Harvard University’s JFK School of Government published what it called the first case study of how covert action policy is made and describes the role of Michael Pillsbury. According to Charlie Wilson’s War, “The moving force in this group was an engaging, well-born conservative intellectual named Mike Pillsbury, then serving as the Pentagon’s deputy undersecretary in charge of overseeing covert programs. Pillsbury, a former Senate staffer and China expert, had been an early believer in the program…” According to Philip Heymann in his 2008 book Living the Policy Process, “A policy player such as Michael Pillsbury may have absorbed many of the critical rules of the game of shared policy choice without even thinking of them as rules.”

Heymann wrote that “providing Stinger missiles was obviously of such importance or political prominence that the President would want to decide. This decision is obviously of that character for several reasons. If approved, we may be furnishing a terrifying weapon to a present or future enemy. There is a small chance that we will encourage dangerous forms of retaliation by the Soviet Union. Even the shift from a “plausibly deniable” covert action to the open support of a guerrilla force fighting the Soviet Union would raise issues in Congress that the President would want to consider in light of his staff’s advice.”

Pillsbury worked through the secret Planning and Coordination Group. Heymann wrote, “This committee was secret, and public details about it are sketchy… The covert action committee met every three to four weeks. Its existence was not officially acknowledged, although such a committee had operated in every administration since Eisenhower. In the Kennedy administration, for example, it was known as the Forty Committee. Any information on covert actions was protected under a compartmentalized security system given the name VEIL.”

According to Steve Coll, in 1985-1986 Osama Bin Laden also wanted US weapons including the Stinger missiles. Coll wrote, “Michael Pillsbury flies to the Afghan frontier to review training facilities used by two Afghan warlords, Gulbuddin Hekmatyar and Abdul Rasul Sayyaf… Bin Laden family head Salem bin Laden asks the Pentagon to supply anti-aircraft missiles to Arab volunteers fighting in the Soviet-Afghan War. The request is made on behalf of Salem’s brother Osama [Bin Laden], who is establishing a semi-autonomous group of Arab volunteers outside the direct control of local Afghan commanders and will set up a camp just for Arabs later this year… Later research will indicate that there is no formal decision by the Reagan administration not to supply the missiles or other equipment to the Arab volunteers. Pentagon official Michael Pillsbury will later say he was not aware of any such decision, but if such a decision had been taken, he would have been aware of it.”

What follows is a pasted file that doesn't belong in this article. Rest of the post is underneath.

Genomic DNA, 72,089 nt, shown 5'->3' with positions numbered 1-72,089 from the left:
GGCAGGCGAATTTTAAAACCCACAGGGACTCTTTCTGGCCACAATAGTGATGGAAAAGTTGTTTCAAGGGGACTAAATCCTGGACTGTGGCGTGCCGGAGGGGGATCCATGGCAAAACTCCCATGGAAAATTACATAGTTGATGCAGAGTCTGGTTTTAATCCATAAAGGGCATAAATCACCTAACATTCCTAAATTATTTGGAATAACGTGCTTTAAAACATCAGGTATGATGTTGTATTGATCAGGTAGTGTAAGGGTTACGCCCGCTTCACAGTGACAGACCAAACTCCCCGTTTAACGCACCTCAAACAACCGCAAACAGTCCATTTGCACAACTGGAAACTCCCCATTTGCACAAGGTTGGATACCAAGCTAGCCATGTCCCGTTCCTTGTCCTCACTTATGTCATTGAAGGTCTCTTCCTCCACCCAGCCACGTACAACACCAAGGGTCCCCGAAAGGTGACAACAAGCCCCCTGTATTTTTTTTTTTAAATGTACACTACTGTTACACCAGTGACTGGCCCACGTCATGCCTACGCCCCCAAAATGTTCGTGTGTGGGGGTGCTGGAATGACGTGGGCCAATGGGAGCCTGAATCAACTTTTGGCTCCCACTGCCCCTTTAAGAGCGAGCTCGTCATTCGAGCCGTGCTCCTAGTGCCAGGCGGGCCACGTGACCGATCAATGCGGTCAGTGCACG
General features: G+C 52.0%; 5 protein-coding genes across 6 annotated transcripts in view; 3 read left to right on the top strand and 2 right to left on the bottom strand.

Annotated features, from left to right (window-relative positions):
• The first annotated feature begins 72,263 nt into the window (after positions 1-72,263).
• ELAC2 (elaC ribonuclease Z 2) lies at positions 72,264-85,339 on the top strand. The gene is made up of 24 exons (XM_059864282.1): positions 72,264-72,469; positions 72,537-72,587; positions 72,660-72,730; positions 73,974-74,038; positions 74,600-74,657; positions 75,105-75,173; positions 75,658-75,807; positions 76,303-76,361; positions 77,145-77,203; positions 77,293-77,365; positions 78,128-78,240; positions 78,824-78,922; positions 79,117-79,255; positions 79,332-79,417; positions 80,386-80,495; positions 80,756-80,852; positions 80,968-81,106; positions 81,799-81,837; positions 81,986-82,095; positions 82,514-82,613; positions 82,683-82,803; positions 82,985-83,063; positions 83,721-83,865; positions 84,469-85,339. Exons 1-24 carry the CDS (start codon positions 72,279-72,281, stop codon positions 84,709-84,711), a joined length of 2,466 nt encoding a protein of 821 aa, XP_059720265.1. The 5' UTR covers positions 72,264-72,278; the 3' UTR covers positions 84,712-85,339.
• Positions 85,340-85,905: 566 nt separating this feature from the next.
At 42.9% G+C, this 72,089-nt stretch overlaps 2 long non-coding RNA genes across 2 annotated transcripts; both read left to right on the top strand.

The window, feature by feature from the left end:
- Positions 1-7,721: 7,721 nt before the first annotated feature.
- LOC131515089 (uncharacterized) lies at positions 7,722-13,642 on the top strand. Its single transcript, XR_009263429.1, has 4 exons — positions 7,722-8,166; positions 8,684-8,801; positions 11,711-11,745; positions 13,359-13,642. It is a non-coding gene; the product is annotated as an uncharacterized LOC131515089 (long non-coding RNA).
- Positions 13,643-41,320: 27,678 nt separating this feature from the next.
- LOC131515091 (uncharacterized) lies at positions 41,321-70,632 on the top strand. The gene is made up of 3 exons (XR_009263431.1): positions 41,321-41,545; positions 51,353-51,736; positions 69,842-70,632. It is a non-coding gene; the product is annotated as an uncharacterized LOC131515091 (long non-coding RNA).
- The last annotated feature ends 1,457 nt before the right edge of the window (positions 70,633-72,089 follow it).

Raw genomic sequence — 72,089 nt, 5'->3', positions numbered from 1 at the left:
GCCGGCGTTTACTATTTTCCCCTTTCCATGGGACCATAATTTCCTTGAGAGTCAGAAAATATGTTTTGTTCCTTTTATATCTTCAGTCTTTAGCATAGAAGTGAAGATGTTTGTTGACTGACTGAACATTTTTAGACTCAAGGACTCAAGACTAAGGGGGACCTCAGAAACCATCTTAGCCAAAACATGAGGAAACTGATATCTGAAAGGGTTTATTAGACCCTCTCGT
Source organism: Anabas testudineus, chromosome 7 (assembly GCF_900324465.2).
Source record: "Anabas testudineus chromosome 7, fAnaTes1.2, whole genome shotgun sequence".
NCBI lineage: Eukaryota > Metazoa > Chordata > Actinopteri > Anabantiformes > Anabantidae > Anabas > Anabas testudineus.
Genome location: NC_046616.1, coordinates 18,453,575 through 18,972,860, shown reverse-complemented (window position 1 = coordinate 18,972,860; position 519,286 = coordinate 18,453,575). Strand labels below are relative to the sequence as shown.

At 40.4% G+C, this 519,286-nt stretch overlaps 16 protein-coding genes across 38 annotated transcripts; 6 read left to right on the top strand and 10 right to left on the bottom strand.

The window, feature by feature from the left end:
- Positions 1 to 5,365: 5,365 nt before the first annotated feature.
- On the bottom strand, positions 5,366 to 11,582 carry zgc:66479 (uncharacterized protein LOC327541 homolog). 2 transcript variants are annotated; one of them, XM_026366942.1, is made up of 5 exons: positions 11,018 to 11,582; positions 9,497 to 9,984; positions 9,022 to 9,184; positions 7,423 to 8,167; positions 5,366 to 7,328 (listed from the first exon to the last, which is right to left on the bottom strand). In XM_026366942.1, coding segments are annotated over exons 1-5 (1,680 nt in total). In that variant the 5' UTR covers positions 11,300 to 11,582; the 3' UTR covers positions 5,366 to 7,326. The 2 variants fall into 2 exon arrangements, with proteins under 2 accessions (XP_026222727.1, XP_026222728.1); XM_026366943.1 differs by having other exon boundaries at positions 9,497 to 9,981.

Studies of China and the Pentagon’s Annual Report

In 1997-2007, Pillsbury published research reports and two books on China’s view of future warfare. According to the Wall Street Journal in 2005, Pillsbury’s findings were added to the reports the Secretary of Defense sent to Congress on Chinese military power in 2002-2005. In 2003, Pillsbury signed a nonpartisan report of the Council on Foreign Relations task force on Chinese military power. The task force found that China is pursuing a deliberate course of military modernization, but is at least two decades behind the United States in terms of military technology and capability. The task force report stated it was a “nonpartisan approach to measuring the development of Chinese military power.”

Michael Pillsbury’s Government Positions:

  • Consultant at US Department of Defense 2004-present
  • Senior Research Advisor at US-China Economic and Security Review Commission 2003-2004
  • Policy Advisory Group at United States Department of Defense 2001-2003
  • Visiting Research Fellow at National Defense University, 1997-2000
  • Special Government Employee at US Department of Defense (Defense Science Board) 1998-2000
  • Research Consultant at US Agency for International Development 1991-1995
  • Special Assistant to Director of Net Assessment US Department of Defense 1992-1993
  • Congressional Afghan Task Force Senate Staff Coordinator at US Senate 1986-1990
  • Assistant Under Secretary for Policy Planning at US Department of Defense 1984-1986
  • Professional Staff at US Senate 1978-1981
  • Acting Director, Arms Control and Disarmament Agency at US Department of State 1981